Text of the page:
'Paper clipping' is reportedly the newest annoying breakup trend


As if the dictionary of modern dating wasn’t already vexing, a new term has surfaced to describe the clingy behavior of partners past: paper clipping.

One Brooklyn-based artist reportedly inspired the phrase with a cheeky illustration earlier this month, and the “paper clipping” phenomenon has since hopped across the pond to make waves in the U.K.

“Who remembers Clippy? Well he’s here to make sure you don’t forget him,” artist Samantha Rothenberg captioned a playful graphic she shared to Instagram on July 18.

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The illustrator likened Clippy, the “not-so-helpful” virtual assistant who would randomly pop up in older versions of Microsoft Office, to the ex who just won’t disappear after a breakup, with an animated paper clip saying things like “The truth is, I’m damaged, flaky and not particularly interested in you,” and “But I don’t want you to forget I exist.”

Metro further elaborated on the new dating trend, describing the continous communication from paper clipping former flames as “never malicious or rude… just designed to bait and baffle.”

“A paper clipper revels in getting a reaction, whether that’s positive or negative. They just want attention from you to prove you’re still bothered,” the outlet argued. “They’re the ultimate dating trolls, and the moment you respond, silently seethe, or spend hours analyzing their message, they’re winning.”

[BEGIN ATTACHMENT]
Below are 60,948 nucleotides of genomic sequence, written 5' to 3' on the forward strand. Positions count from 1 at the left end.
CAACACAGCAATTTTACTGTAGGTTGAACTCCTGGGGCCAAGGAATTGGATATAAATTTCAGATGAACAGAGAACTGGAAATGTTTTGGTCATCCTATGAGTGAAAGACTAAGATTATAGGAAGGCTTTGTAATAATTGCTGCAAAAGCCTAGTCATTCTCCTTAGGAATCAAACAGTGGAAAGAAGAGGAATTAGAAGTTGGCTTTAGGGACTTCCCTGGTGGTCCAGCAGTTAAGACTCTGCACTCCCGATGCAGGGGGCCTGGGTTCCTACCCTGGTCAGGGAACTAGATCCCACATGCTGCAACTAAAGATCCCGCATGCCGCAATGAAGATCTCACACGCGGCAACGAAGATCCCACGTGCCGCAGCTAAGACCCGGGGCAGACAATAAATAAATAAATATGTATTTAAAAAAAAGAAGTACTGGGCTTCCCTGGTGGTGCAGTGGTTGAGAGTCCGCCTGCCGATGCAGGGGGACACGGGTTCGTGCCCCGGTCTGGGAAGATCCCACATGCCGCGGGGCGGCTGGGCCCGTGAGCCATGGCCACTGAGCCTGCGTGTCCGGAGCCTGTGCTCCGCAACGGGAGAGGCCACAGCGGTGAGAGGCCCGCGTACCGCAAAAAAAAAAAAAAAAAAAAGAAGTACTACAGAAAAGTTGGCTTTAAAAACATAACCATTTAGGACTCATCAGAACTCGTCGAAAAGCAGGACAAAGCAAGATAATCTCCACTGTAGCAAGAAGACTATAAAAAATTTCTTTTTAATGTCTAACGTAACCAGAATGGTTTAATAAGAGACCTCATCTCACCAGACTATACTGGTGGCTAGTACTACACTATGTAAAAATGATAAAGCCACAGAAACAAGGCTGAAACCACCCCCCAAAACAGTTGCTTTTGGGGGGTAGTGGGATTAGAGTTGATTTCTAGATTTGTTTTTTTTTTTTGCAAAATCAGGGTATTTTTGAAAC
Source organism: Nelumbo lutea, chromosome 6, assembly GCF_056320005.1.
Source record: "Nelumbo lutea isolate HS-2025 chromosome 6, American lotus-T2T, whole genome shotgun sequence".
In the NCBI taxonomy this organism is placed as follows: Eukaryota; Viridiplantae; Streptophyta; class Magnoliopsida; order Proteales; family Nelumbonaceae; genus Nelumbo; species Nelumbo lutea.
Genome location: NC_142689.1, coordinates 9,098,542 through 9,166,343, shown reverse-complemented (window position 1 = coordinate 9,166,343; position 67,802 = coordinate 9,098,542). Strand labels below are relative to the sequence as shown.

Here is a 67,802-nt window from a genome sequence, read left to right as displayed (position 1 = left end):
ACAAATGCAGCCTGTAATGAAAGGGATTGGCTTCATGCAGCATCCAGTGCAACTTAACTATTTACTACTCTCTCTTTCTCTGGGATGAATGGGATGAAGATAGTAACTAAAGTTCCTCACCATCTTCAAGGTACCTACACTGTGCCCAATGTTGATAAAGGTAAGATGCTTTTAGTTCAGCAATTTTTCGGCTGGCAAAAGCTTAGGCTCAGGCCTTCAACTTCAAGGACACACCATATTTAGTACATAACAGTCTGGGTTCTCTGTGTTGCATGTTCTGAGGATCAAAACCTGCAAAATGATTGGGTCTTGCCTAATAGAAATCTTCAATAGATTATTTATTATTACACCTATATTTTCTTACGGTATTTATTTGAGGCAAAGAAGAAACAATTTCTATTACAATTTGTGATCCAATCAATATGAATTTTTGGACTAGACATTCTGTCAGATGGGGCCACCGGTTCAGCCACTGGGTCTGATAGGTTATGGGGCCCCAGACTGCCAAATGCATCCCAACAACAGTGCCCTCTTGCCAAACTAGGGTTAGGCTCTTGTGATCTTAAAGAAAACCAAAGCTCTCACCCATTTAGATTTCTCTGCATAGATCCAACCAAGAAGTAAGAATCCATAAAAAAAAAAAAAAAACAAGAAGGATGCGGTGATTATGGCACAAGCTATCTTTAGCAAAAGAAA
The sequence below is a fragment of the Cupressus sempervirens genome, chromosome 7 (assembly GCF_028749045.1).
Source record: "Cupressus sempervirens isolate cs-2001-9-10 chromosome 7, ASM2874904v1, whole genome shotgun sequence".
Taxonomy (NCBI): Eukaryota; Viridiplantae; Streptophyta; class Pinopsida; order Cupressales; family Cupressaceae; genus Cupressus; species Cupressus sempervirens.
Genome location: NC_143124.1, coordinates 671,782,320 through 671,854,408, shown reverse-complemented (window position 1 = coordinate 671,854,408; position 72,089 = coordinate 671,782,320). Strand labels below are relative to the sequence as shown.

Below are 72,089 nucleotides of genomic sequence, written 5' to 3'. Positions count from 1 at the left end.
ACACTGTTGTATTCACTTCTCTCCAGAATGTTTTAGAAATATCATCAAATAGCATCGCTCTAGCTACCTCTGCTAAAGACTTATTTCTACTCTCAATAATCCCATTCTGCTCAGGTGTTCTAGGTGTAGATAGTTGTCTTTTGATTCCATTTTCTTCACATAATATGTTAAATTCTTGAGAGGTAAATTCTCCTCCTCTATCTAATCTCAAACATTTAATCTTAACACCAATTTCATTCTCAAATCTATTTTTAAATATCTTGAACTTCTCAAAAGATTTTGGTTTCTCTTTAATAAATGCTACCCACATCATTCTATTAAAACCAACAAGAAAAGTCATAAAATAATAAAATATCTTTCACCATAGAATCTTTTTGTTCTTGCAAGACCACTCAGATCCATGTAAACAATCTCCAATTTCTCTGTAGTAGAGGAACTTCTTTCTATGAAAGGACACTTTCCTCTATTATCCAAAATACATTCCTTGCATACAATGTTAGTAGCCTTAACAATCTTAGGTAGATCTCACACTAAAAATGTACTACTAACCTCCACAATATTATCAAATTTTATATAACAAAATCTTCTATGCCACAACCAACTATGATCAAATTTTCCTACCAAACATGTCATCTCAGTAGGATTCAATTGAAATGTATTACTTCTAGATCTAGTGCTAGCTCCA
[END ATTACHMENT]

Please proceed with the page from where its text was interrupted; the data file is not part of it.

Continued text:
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Meanwhile, Rothenberg’s original Instagram post has since been liked almost 15,000 times, with dozens of commenters sharing the scoop on the annoying paper clippers of their own lives.

“Sounds like my ex” one user wrote.

“Clippy! I’m dealing with one now,” another agreed.

"A paper clipper revels in getting a reaction, whether that’s positive or negative. They just want attention from you to prove you’re still bothered."

“A paper clipper revels in getting a reaction, whether that’s positive or negative. They just want attention from you to prove you’re still bothered.”
(iStock)

“Yup, every two to three weeks…” one lamented.

“He was like a roach you couldn’t kill,” another offered.

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Hopeless romantics looking for love should also be wary of other frustrating dating fads that have recently made headlines, including “cloaking,” “trickle ghosting,” “pocketing,” “cookie jarring,” “you-turning” and beyond.



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